The food soon became an after-thought. “Should we get hammed today?” she texted Caroline underneath the table, only to look over at Caroline and see that she’d put her sunglasses on inside the restaurant. “Nevermind,” she followed up. “Someone’s already there.”
“Should we go to that one beer garden a few blocks from here after this?” she asked the rest of the group, who had all left half of their food on their plates in favor of drinking and talking rather than establishing a base of food in their stomachs. They (obviously) obliged.
Six carafes of champagne later, she hailed down the waitress from the other side of the restaurant. “Excuse me,” she chirped with her American Express between two fingers, “Check, please.”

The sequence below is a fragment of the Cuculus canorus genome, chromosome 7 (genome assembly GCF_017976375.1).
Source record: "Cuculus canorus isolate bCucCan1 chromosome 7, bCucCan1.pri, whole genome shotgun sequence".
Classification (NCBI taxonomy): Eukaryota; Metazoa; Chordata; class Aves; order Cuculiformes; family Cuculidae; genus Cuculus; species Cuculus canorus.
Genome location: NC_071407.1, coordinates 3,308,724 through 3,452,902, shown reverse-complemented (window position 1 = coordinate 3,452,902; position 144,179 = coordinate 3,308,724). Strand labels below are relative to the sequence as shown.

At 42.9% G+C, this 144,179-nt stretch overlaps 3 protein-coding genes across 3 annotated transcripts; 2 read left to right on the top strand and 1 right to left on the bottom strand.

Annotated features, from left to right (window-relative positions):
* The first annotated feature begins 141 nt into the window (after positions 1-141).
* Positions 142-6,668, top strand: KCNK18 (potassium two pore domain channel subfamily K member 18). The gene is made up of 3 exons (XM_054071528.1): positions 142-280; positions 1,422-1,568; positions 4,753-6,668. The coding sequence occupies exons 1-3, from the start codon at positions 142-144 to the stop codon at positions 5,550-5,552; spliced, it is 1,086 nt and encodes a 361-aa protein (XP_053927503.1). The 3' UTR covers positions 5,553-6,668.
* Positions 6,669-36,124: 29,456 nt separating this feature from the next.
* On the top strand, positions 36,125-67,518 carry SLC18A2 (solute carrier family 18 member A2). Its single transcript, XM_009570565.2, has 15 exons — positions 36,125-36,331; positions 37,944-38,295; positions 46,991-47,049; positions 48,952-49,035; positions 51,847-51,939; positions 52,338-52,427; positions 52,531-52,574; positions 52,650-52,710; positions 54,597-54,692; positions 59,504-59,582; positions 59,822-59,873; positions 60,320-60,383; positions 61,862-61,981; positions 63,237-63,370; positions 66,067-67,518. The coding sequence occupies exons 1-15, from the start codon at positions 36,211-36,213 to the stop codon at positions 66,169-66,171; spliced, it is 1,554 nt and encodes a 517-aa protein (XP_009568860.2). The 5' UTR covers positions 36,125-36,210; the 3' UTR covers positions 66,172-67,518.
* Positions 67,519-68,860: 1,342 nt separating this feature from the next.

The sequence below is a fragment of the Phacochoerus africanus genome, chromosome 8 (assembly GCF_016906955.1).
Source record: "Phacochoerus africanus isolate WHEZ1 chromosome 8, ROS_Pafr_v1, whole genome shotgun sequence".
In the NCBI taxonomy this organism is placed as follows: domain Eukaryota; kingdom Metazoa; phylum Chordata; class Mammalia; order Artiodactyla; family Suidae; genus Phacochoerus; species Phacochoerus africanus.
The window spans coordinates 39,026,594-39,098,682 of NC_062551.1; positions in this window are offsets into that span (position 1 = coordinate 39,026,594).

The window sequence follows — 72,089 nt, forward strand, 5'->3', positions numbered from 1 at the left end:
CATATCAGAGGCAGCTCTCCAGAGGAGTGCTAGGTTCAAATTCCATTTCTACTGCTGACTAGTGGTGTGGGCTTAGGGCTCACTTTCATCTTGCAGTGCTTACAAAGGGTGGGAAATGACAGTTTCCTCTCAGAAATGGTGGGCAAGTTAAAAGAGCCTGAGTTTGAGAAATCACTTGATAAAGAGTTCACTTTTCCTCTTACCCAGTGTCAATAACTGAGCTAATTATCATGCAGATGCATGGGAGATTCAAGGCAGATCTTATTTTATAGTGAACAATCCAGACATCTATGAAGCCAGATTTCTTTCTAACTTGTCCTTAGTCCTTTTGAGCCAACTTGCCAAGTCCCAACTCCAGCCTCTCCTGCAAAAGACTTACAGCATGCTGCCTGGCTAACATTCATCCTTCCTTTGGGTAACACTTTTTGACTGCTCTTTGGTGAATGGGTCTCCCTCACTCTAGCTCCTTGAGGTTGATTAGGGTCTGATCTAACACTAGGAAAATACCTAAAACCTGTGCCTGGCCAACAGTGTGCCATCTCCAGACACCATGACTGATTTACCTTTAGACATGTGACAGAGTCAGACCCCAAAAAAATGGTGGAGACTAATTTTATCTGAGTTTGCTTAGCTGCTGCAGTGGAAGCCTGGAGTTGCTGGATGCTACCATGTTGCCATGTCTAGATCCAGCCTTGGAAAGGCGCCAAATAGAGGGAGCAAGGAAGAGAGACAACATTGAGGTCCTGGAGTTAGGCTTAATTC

The waitress lumbered to their table and took the already-printed check out of her pocket. Without looking at it, she handed her credit card over before anyone else could take their cards out of their wallets. “It’s okay,” she told everyone, “I’ve got this.” The hungover Venmo receipts that would come in the next day said otherwise.
“Todd, can you order an Uber?” she asked as the waitress began running her card.
“Yeah,” he confirmed, “But we can’t all fit in one – someone else get one too.” John took his phone out of his pocket. “It’s 2.5x surge right now?” Todd asked after attempting to find a ride.
“Boo-hoo, Todd,” she mocked from across the table while the other girls, who were clearly reaching the drunk tipping point that most boozy brunches reach, sarcastically pretended to wipe tears from their eyes for Todd’s loss.